This is the third in an on-going series of posts about preparing for the Job Market. In post 1, we discussed some ways to articulate your skill set. In post 2, we talked about making the most of the interview opportunities available. Today we will discuss what to do if no job is immediately forthcoming after graduation.
First, DON’T PANIC! It is quite common for Liberal Arts majors of all sorts, American Studies majors included, to struggle to land that first big job. Studies show, however, that Liberal Arts majors are quite competitive in lifetime earnings over the long haul. According to a recent story in Inside Higher Ed, “By their mid-50s, liberal arts majors with an advanced or undergraduate degree are on average making more money [than] those who studied in professional and pre-professional fields, and are employed at similar rates.” So, once Liberal Arts students secure that first job, they do succeed and advance beyond their peers. Prepare to be in it for the long haul.
Second, clarify your goals. What is your dream career? What are you good at? What are you passionate about? What are you willing to settle for until you can identify your dream or make it a reality? What are you not willing to settle for? Once you have some sense of your long term goals, take stock of your skills and weaknesses relative to those goals, and . . .
Be willing to do some re-training with those goals in mind.
- If you’d like to get a job in marketing, for example, what are your plans for learning about the industry and how it works? Are you willing to volunteer for an internship to get that vital on-the-job experience that will put you over the top. Note, again, you can get AMST credit for such an internship if you’re still in the coursework phase; ask Dr. Takacs for details, or see this blog post)?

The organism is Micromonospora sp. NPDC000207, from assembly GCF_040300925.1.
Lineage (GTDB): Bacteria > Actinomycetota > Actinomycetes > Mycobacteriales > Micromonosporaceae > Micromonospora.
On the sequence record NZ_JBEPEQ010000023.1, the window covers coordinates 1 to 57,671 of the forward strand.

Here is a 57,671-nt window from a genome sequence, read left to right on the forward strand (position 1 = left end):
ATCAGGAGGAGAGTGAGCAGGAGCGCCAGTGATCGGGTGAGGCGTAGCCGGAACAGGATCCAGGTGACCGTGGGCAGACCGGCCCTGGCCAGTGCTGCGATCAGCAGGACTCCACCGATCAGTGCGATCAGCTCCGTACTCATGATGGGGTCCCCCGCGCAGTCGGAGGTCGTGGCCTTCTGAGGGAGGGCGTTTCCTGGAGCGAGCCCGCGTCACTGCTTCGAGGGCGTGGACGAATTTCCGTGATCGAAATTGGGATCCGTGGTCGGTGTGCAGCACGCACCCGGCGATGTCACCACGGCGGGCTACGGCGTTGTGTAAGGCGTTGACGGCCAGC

- If you want to be a writer, can you also construct a web page, run a blog, insert media into blog posts, etc.? Do you know how to code in Word Press or XHTML? Knowing how to write well is only part of what you need to know these days to succeed as a writer. You also need to be able to get your work out there. So, what can you do to learn the rest of the job? And how can you showcase what you’ve learned? (Go ahead and start a blog, for instance. It’s free, easy, and Dr. Takacs can show you how to do it if you take her Intro to Digital Humanities class in Spring 2018).
- If you want to teach, you’ll need to get some training and experience in pedagogy, and you may need some additional content courses. Where can you get those skills or that knowledge? Hint: Graduate School in Education is one possibility, but so is Alternative Teacher Certification through the Oklahoma Department of Education. Are you ready to get that process started?
Finally, Professional Certificates are increasingly available from higher education institutions, like OSU, to allow people to specialize a bit more in a particular field. For example, you can get certificates in environmental studies, sustainable business management, customer interface excellence (i.e. sales), international competency, and other fields at OSU, and more are being developed all the time. Certificates may or may not signify excellence to employers, but they DO signify desire and commitment on your part. Better yet, they cost less in time and money than a post-graduate degree and will allow you to cultivate some additional human, cultural and social capital in the process. Translation, you will learn new job skills, gain more knowledge, and make connections that can help you find that first, great job.
In sum, while the job market for Liberal Arts majors remains a bit harder to enter, the good news is that “bachelor’s degree holders [of every sort continue to] earn 60 percent to 80 percent more on average than those without a college degree.” It is worth it, so hang in there, and let your professors in American Studies know how they can help you identify your goals and make useful contacts. We’re here to help.